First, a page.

Ceci n’est pas un Orval

IMG_2573

We see here:

  • one 33 cl bottle of Orval (bottled September 2020)
  • one 275 ml bottle of Harvey’s Imperial Extra Double Stout (bought December 2020, probably not much older)
  • one Orval glass

Let the dance begin (one for the proggies out there)!

I didn’t pour this one quite as clean as I’d like, but it’s not actually murky. Only six months old, so pretty lively. Tasting notes, as if I didn’t know what an Orval tastes like by now:

Sharp, but with an accessible, fruity best-bitter quality, together with a musty, old-books overtone that never becomes overpowering; the finish brings the sharpness and mustiness back, together with a big throat-drying bitterness, making it weirdly quaffable.

So I drank a bit of it, and when I’d made a bit of space I topped it up with the Harvey’s IEDS. This is what resulted:

This was quite the transformation. All that Bretty mustiness disappeared, replaced by – well, here are my notes:

Black coffee Orval? Orvalspresso? Black coffee and marmalade in one? Bitterness and some sweetness in the body – although oddly the bitter finish is muted now.

I’ve found the IEDS a bit of a beast in the past – a brandy-dark-chocolate-and-Marmite beast, admittedly, but with rough roasty edges, and flashes of the kind of sharpness you can only call gastric. None of those negatives now; just an espresso martini made entirely of beer. Really very nice indeed.

But I wasn’t going to stop there…

How much more black could it get? I asked myself.

This version – more or less a 50-50 mix – was a bit of a let-down. In fact it tasted of very little at all, transporting me back to the days when I used to take the rough edges off Holt’s bitter with a bottle of Guinness:

Black and tan! A light, oddly savoury start, followed by a full-textured but light-tasting body; dark-chocolate bitterness on the finish.

Very little going on at all, really; alarmingly drinkable for a beer in the region of 7.5%, but nothing particularly surprising or, to be brutally honest, interesting.

There was only one thing to do now:

“None. None more black.”

At this stage the IEDS started to get the upper hand, and things started to look up on the tasting front:

Fruity start blending into a chocolate milkshake body, blending into a dark-chocolate finish

is all I wrote, but I can assure you that it was really impressive. That word ‘blending’ is the key: it seemed to combine three quite distinct flavours (none of them very ‘beery’), but in a way that seemed perfectly natural and without any incongruity. Full-bodied – almost but not quite to the point of drinking its strength – and smooth; really very smooth.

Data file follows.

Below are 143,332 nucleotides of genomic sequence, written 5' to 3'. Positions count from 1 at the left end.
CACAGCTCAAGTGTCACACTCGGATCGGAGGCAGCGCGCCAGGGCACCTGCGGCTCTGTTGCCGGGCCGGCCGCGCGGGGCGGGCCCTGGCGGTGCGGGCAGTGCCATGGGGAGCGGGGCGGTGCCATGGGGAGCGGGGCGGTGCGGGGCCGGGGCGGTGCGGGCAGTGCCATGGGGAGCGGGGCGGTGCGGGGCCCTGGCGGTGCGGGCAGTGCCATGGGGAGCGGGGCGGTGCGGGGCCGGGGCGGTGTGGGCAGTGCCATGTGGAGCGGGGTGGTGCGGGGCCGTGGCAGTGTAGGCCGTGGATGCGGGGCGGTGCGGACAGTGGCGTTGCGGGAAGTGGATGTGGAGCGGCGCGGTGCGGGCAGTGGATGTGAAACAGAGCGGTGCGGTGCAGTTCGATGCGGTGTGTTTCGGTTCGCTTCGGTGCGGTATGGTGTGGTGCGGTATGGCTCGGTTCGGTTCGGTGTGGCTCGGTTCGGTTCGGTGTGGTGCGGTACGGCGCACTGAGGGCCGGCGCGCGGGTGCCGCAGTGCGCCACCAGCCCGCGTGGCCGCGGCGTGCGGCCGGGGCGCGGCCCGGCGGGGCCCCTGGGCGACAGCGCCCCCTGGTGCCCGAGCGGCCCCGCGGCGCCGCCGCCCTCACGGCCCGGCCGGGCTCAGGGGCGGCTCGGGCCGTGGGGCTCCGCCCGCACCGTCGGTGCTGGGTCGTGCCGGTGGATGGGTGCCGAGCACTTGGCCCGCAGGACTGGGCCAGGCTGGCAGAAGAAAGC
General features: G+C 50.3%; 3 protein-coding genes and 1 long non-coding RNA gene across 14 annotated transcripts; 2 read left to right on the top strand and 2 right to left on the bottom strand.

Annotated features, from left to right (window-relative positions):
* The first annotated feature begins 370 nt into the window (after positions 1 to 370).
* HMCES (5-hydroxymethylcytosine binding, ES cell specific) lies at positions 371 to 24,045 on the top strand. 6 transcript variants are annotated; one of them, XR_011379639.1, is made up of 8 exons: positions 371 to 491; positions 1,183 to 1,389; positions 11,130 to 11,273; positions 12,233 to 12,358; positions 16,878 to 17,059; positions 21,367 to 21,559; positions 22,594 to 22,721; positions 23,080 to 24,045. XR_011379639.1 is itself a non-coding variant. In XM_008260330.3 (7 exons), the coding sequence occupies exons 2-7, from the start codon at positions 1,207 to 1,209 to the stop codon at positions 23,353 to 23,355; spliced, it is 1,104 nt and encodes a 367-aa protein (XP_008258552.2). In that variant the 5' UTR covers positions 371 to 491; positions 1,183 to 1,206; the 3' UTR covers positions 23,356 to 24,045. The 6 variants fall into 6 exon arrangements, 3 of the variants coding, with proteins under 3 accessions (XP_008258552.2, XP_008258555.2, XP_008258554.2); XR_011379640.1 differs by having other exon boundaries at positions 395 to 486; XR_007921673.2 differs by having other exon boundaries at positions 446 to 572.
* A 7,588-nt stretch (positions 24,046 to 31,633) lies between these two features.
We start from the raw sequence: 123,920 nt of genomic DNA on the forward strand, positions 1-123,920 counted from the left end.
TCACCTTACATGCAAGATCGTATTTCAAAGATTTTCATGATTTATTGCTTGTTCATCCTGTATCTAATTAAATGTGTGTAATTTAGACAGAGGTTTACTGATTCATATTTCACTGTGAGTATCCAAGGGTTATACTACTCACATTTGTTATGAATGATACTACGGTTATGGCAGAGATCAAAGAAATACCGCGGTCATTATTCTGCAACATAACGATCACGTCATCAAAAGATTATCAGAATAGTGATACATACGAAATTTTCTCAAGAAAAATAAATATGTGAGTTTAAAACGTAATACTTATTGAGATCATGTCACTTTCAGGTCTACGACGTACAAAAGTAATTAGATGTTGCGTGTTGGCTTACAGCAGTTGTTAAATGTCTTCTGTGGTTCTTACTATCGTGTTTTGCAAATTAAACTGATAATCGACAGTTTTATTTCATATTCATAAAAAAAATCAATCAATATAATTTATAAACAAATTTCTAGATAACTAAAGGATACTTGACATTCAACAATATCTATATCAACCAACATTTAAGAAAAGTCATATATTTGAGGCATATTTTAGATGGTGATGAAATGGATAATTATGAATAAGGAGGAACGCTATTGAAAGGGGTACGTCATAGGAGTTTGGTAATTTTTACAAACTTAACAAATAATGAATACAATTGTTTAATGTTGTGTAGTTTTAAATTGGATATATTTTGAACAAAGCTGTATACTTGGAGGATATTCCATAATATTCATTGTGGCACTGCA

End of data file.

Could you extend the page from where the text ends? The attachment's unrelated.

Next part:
Was it worth it? A cautious Yes, I think: the 3:1 and 1:3 mixes were terrific, even if the 1:1 left something to be desired. At least, it was worth it as far as the IEDS was concerned. The stout was very much in charge throughout: even at 3:1 Orval to IEDS, you’d never mistake what you were drinking for a pale beer. The ‘black and tan’ effect – where two very different beers effectively shave off each other’s sharp edges – took the roughness out of the IEDS, making it drink smoother and sweeter; but the Orval wasn’t smoothed so much as muted, losing the Brett and some of the bitterness. In fact I’m wondering now whether it would be worth repeating the experiment with a less special pale beer – perhaps a plain ordinary, common-or-garden Harvey’s Sussex Best?

PS Apologies for the enormous images. WordPress used to handle this kind of thing rather well, but now – thanks to the whizzy new ‘block editor’, which I’ve avoided for as long as possible but is now the only one available – it really doesn’t. Anyone got any recommendations for alternative blogging platforms?

2 Comments

  1. Posted 31 March, 2021 at 8:53 pm | Permalink | Reply

    I lack enough moral fibre to drink Harvey’s Imperial Stout neat so I always blend it with a weaker stout. And I’ve blended my homebrewed version of Orval with lacklustre pale ales to spice them up a bit. Not tried blending Harvey’s and Orval though but I’m curious now…

  2. sheffieldhatter
    Posted 1 April, 2021 at 2:56 pm | Permalink | Reply

    Interesting! As a fan of both beers I heartily disapprove of course.

    The notion of using a “less special pale beer” reminds me of the Theakstons XB blend: it is made (in the absence of a cask of XB on the premises) by mixing 2/3rds Theakstons Bitter with 1/3rd Old Peculier. I’ve not tried this with a bottle of the Bitter, because I wouldn’t know what to do with the remaining third – drinking it being the first option to be ruled out.

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